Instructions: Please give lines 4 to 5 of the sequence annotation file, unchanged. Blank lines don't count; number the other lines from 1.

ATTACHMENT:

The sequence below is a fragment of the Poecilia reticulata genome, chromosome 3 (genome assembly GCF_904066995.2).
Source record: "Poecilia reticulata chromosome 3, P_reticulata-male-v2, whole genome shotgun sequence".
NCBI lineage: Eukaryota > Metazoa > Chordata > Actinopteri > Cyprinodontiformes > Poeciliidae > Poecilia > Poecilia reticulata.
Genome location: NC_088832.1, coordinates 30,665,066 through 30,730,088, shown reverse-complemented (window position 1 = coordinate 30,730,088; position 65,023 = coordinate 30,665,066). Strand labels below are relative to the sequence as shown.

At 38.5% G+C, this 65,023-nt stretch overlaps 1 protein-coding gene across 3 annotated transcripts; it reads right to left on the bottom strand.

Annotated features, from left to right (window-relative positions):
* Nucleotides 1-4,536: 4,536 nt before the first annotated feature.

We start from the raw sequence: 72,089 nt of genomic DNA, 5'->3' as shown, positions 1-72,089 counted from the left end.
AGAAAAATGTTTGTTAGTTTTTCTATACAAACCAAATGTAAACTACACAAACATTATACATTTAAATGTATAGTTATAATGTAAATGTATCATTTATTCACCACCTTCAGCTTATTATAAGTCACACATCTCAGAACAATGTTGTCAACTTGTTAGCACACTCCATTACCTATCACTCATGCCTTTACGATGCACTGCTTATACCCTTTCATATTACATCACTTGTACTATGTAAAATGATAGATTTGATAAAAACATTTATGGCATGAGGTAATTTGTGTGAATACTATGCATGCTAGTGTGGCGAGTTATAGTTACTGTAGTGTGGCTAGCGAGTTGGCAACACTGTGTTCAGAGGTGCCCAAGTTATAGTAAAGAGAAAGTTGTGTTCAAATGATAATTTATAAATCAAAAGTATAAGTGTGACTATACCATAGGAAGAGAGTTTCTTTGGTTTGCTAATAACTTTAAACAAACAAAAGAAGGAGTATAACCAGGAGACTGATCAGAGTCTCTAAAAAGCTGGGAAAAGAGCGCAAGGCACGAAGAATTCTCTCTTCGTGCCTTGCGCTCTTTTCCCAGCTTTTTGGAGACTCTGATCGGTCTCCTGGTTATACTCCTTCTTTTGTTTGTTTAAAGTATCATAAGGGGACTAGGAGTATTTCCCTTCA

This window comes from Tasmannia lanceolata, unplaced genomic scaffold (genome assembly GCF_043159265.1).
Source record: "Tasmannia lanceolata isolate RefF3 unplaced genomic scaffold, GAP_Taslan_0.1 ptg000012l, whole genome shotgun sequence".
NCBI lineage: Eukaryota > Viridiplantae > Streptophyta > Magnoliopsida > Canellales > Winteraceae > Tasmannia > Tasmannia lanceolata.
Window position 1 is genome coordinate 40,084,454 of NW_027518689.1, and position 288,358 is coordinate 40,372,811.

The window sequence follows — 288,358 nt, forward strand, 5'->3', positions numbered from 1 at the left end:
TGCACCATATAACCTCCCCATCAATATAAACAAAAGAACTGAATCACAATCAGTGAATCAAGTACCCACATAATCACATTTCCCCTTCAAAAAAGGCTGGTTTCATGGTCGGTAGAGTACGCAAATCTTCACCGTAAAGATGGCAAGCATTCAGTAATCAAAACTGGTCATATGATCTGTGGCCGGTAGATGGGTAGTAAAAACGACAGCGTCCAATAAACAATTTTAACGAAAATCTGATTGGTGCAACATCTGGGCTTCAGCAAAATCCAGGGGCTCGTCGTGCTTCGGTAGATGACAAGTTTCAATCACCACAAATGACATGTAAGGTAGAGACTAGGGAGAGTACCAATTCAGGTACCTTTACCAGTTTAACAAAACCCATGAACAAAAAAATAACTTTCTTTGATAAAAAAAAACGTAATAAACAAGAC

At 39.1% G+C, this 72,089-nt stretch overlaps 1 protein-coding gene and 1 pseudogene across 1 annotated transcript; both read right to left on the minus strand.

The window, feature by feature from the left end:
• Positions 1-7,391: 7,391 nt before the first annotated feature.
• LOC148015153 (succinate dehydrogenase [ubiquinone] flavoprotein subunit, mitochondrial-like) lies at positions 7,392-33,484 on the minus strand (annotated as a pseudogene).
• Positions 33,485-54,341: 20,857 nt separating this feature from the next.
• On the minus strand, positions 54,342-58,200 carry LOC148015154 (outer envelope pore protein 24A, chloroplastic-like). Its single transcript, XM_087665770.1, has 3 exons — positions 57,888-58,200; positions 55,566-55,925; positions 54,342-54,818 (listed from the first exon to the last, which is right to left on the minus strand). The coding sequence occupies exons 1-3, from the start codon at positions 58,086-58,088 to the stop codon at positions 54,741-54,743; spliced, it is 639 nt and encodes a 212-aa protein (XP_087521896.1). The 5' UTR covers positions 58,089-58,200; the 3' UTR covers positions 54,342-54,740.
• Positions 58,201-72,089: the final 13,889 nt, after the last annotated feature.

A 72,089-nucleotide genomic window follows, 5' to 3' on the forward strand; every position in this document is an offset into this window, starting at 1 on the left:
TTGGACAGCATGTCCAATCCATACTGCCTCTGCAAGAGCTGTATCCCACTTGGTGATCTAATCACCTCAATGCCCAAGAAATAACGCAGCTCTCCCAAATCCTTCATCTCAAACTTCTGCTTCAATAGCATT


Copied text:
Genome location: NC_088832.1, coordinates 30,665,066 through 30,730,088, shown reverse-complemented (window position 1 = coordinate 30,730,088; position 65,023 = coordinate 30,665,066). Strand labels below are relative to the sequence as shown.

At 38.5% G+C, this 65,023-nt stretch overlaps 1 protein-coding gene across 3 annotated transcripts; it reads right to left on the bottom strand.